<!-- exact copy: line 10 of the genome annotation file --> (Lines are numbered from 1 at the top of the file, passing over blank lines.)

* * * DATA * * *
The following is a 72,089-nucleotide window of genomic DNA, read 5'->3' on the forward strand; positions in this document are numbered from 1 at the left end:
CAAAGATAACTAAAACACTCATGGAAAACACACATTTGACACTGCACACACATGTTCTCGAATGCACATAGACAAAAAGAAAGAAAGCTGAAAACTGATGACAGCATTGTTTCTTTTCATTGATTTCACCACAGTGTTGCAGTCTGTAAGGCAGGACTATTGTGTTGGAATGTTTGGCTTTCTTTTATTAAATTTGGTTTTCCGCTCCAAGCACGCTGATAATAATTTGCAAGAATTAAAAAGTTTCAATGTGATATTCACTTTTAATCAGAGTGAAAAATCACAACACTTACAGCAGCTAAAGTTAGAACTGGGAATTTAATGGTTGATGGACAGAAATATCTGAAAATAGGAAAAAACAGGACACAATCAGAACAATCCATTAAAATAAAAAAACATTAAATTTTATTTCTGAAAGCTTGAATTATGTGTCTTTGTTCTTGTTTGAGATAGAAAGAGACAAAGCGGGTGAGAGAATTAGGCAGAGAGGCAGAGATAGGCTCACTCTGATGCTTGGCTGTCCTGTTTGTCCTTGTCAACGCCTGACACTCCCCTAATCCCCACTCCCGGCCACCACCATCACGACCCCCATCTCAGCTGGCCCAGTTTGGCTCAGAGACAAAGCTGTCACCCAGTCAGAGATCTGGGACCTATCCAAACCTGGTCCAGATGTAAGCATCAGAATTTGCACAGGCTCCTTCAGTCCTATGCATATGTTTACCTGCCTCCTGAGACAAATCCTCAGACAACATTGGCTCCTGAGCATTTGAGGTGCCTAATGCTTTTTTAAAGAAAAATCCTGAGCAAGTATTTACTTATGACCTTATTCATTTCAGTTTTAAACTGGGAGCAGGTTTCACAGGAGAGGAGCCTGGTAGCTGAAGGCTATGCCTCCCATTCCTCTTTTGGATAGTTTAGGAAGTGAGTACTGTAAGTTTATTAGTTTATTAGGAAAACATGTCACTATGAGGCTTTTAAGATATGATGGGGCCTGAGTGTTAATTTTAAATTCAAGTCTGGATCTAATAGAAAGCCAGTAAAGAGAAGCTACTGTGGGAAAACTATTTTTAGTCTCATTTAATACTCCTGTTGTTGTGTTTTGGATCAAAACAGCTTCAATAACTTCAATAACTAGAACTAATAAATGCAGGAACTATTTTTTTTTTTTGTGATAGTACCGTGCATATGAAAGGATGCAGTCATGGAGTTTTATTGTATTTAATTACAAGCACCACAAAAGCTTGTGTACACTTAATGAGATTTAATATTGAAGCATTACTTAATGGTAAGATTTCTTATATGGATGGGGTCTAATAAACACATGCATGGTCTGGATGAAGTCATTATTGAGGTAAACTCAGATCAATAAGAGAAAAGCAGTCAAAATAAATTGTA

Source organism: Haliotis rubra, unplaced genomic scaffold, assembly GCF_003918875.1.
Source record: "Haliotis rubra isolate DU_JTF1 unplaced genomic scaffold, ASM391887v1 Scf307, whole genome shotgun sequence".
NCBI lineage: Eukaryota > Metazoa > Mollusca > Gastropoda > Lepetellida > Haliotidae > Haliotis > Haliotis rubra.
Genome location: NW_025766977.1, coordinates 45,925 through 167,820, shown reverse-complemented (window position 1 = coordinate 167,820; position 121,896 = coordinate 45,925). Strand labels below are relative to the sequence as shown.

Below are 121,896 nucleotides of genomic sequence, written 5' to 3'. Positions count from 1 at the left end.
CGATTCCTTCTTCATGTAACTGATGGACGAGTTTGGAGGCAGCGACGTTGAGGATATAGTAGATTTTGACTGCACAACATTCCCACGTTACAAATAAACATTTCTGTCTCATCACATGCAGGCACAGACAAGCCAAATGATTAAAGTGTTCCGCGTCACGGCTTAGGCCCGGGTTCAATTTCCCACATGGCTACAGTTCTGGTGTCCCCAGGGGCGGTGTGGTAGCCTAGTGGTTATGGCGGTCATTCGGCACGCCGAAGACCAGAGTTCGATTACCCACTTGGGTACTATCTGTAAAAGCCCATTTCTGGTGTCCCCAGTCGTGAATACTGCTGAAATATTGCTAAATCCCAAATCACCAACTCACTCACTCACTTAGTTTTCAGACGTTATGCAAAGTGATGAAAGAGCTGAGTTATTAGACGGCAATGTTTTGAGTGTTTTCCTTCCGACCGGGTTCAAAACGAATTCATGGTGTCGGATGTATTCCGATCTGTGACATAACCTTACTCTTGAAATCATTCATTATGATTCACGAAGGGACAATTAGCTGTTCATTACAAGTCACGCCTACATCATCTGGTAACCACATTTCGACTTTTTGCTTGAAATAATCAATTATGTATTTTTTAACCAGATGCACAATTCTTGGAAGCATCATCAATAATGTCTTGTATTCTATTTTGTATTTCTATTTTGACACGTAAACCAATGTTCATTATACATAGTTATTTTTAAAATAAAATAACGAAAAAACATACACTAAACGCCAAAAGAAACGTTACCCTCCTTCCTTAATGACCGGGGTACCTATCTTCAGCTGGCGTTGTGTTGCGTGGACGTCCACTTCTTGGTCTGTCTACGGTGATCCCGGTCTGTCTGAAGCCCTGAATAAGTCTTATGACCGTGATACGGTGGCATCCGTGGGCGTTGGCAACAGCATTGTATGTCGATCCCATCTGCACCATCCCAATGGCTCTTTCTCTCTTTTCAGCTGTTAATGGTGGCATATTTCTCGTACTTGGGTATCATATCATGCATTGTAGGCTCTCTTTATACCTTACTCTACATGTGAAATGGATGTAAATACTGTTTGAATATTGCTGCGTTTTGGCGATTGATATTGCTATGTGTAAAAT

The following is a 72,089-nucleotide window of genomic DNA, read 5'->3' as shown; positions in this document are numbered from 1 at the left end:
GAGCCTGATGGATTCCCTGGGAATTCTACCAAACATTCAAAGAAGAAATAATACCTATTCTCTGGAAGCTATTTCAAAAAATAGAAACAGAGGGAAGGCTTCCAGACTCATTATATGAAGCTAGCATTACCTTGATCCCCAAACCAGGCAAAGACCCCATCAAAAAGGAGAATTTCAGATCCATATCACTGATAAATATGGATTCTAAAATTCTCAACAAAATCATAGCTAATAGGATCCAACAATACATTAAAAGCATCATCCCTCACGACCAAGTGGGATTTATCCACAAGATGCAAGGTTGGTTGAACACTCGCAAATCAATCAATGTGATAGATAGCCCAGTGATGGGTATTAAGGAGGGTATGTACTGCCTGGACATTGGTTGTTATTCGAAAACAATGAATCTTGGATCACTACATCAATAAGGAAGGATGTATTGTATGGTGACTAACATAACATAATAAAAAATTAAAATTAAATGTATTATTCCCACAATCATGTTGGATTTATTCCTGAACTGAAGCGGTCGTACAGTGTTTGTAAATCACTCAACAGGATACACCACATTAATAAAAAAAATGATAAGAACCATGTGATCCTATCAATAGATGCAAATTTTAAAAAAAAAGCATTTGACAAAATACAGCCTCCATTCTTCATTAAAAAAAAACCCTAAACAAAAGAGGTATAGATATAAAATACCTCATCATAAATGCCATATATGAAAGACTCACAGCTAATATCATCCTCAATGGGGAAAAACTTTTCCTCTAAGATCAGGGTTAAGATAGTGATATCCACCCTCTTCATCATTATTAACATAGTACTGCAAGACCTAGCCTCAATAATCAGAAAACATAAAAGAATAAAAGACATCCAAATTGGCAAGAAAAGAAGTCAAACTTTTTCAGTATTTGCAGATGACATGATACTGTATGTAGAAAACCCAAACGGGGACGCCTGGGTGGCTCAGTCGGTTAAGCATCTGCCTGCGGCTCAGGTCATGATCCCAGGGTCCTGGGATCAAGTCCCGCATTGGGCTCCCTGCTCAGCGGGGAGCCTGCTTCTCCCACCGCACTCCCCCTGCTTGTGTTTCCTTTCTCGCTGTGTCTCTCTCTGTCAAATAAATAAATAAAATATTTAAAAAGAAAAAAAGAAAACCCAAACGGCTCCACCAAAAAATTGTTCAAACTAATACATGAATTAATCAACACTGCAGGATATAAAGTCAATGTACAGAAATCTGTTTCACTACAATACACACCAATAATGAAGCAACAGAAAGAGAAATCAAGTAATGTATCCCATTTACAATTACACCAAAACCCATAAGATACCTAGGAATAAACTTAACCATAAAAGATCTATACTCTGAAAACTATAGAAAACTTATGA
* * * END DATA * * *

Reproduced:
GAGCCTGATGGATTCCCTGGGAATTCTACCAAACATTCAAAGAAGAAATAATACCTATTCTCTGGAAGCTATTTCAAAAAATAGAAACAGAGGGAAGGCTTCCAGACTCATTATATGAAGCTAGCATTACCTTGATCCCCAAACCAGGCAAAGACCCCATCAAAAAGGAGAATTTCAGATCCATATCACTGATAAATATGGATTCTAAAATTCTCAACAAAATCATAGCTAATAGGATCCAACAATACATTAAAAGCATCATCCCTCACGACCAAGTGGGATTTATCCACAAGATGCAAGGTTGGTTGAACACTCGCAAATCAATCAATGTGATAGATAGCCCAGTGATGGGTATTAAGGAGGGTATGTACTGCCTGGACATTGGTTGTTATTCGAAAACAATGAATCTTGGATCACTACATCAATAAGGAAGGATGTATTGTATGGTGACTAACATAACATAATAAAAAATTAAAATTAAATGTATTATTCCCACAATCATGTTGGATTTATTCCTGAACTGAAGCGGTCGTACAGTGTTTGTAAATCACTCAACAGGATACACCACATTAATAAAAAAAATGATAAGAACCATGTGATCCTATCAATAGATGCAAATTTTAAAAAAAAAGCATTTGACAAAATACAGCCTCCATTCTTCATTAAAAAAAAACCCTAAACAAAAGAGGTATAGATATAAAATACCTCATCATAAATGCCATATATGAAAGACTCACAGCTAATATCATCCTCAATGGGGAAAAACTTTTCCTCTAAGATCAGGGTTAAGATAGTGATATCCACCCTCTTCATCATTATTAACATAGTACTGCAAGACCTAGCCTCAATAATCAGAAAACATAAAAGAATAAAAGACATCCAAATTGGCAAGAAAAGAAGTCAAACTTTTTCAGTATTTGCAGATGACATGATACTGTATGTAGAAAACCCAAACGGGGACGCCTGGGTGGCTCAGTCGGTTAAGCATCTGCCTGCGGCTCAGGTCATGATCCCAGGGTCCTGGGATCAAGTCCCGCATTGGGCTCCCTGCTCAGCGGGGAGCCTGCTTCTCCCACCGCACTCCCCCTGCTTGTGTTTCCTTTCTCGCTGTGTCTCTCTCTGTCAAATAAATAAATAAAATATTTAAAAAGAAAAAAAGAAAACCCAAACGGCTCCACCAAAAAATTGTTCAAACTAATACATGAATTAATCAACACTGCAGGATATAAAGTCAATGTACAGAAATCTGTTTCACTACAATACACACCAATAATGAAGCAACAGAAAGAGAAATCAAGTAATGTATCCCATTTACAATTACACCAAAACCCATAAGATACCTAGGAATAAACTTAACCATAAAAGATCTATACTCTGAAAACTATAGAAAACTTATGA